Report: Social media overtakes print to become the third-largest advertising channel

Australia's ad spend growth sits below the global average

Advertisers will spend more on social media platforms than on print for the first time this year, according to the latest Zenith Advertising Expenditure Forecasts.

Advertising expenditure on social media will grow 20 per cent this year to reach US$84 billion, while advertisers’ combined expenditure on newspapers and magazines will fall six per cent to US$69 billion.

Social media will be the third-largest channel for advertising this year, with a 13 per cent share of global ad spend, behind television (29 per cent) and paid search (17 per cent). Its growth is slowing as it matures, and is forecast at 17 per cent in 2020 and 13 per cent in 2021, when it will account for 16 per cent of all global ad spend. Zenith reports paid search advertising will exceed US$100 billion for the first time, globally.

While global ad spend growth will remain steady at 4.4 per cent a year to 2021, in Australia, ad spend growth is expected to sit below the global average, at 2.8 per cent year on year ($17.1bn).

Locally, search ad spend is expected to increase by an average of 3.7 per cent each year until 2021, at which point it will represent 25 per cent of total ad spend at $4.3 billion.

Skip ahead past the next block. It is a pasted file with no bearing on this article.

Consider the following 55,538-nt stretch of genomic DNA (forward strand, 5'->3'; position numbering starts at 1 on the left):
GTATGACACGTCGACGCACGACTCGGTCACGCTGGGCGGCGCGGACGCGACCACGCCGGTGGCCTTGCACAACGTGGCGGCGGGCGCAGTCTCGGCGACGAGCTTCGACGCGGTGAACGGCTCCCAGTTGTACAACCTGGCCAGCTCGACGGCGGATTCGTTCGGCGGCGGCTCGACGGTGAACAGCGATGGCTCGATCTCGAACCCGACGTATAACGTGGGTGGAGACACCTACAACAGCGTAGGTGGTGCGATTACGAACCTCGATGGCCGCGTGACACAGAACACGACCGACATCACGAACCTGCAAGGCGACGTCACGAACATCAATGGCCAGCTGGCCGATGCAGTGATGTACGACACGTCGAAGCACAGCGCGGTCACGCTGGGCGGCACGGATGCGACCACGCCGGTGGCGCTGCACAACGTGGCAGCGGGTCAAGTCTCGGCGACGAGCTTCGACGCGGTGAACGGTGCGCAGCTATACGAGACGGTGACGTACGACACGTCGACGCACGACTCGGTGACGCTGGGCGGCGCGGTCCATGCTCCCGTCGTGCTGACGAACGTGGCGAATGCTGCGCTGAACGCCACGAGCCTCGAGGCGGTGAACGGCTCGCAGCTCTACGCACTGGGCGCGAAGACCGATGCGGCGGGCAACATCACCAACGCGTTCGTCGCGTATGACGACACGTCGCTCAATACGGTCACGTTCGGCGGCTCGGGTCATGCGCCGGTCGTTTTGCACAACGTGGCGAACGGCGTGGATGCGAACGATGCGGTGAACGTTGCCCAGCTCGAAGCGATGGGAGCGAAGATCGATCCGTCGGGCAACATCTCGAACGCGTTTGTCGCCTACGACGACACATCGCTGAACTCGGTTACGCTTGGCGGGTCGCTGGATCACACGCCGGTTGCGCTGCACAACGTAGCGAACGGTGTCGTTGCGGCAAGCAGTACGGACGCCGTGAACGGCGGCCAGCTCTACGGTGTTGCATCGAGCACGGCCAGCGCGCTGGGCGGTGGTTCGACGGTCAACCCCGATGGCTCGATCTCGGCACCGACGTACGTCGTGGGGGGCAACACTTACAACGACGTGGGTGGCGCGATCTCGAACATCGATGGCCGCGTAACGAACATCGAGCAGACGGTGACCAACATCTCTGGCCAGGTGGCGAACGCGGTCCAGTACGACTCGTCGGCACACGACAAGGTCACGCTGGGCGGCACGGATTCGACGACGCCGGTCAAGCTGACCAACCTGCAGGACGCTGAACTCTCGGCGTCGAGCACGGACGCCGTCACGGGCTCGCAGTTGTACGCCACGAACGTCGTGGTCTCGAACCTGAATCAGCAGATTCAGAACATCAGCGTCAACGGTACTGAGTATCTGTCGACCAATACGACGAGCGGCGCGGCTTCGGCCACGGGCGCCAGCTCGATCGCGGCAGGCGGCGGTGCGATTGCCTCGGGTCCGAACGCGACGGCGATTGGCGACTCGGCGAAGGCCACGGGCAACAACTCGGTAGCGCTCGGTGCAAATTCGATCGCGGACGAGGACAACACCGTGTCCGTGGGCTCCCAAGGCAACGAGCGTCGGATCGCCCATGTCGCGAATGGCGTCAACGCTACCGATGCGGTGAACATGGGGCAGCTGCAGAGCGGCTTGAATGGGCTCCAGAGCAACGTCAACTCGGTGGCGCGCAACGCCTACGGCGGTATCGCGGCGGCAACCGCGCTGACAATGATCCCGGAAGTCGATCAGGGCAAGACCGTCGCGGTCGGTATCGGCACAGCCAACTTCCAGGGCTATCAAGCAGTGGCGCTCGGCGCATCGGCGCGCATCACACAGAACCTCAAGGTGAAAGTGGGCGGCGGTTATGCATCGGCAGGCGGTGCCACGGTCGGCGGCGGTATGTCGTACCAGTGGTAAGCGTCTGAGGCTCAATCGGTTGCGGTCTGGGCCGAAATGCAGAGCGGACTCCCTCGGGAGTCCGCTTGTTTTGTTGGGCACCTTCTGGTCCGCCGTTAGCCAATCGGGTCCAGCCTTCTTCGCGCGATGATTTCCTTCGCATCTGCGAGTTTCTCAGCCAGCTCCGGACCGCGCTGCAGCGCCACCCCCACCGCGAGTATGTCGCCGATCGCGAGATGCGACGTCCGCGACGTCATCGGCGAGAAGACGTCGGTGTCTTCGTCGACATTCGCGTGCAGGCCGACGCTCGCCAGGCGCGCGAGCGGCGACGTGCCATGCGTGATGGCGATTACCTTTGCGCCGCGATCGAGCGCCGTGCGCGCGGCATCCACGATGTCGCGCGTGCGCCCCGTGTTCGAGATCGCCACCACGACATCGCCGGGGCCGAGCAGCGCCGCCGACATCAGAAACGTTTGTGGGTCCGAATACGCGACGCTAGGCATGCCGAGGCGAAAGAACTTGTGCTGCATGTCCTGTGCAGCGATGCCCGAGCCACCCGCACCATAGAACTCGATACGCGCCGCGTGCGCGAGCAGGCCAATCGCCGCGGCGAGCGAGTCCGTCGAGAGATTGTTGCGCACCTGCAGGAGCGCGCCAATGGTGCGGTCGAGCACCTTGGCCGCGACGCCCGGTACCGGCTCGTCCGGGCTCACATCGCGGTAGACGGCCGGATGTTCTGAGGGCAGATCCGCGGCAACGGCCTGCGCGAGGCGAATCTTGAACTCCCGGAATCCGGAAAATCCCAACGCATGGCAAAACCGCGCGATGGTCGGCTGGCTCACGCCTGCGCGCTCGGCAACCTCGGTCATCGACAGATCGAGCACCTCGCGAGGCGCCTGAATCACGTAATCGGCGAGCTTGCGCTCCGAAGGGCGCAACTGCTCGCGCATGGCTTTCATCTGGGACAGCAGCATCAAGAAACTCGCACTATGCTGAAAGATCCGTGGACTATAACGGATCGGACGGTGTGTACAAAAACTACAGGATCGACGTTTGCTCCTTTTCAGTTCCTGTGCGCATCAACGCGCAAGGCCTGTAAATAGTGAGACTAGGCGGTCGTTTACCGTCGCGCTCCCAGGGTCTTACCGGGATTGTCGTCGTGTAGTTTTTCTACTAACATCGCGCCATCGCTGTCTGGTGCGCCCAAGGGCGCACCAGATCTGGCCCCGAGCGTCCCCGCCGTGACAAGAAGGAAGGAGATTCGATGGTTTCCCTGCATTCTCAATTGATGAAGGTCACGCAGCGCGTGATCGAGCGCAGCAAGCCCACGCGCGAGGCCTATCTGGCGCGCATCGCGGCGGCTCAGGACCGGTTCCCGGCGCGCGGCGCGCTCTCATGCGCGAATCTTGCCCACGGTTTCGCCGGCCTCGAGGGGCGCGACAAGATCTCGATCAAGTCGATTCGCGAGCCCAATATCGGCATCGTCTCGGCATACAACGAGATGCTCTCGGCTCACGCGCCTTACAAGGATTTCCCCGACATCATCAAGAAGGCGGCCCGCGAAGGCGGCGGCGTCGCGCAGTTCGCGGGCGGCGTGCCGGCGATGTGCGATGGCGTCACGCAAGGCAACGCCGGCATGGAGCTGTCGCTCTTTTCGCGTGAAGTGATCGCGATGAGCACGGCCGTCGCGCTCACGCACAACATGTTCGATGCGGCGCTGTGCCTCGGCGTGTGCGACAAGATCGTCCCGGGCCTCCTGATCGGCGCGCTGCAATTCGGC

In addition, linear broadcast TV will account for only 20 per cent of Australia's total market spend by 2021, equivalent to $3.5 billion.

Zenith head of investment Sydney, Elizabeth Baker, said it has been a tough year for the linear TV sector in Australia, which appears to be bearing much of the brunt of marketing budget contraction, particularly across the banking, auto, and food categories.

“To reflect the economic environment and in consideration of latest SMI ad spend data, we have revised our 2019 TV forecast to -3.3 per cent. However, we should start seeing more stability in revenue as we cycle against a weaker 2018 back quarter," she said. “In better news for our TV networks, BVOD revenue is booming and we anticipate growth will continue as measurable trading across linear and BVOD content is enabled via the launch of VOZ in 2020."

Television advertising also continues to suffer from shrinking ratings in most key markets, and will slip from US$182 billion in 2019 to US$180 billion in 2021, accounting for 27 per cent of total ad spend in the latter year.

In contrast, Baker noted social is in a state of transition, with international platforms like TikTok, Pinterest and Twitch gaining significant traction among younger audiences, representing new opportunities for brands.

Ad spend growth is also slowing in Asia-Pacific, with 4.4 per cent growth forecast for 2019, after 6.9 per cent growth in 2018.

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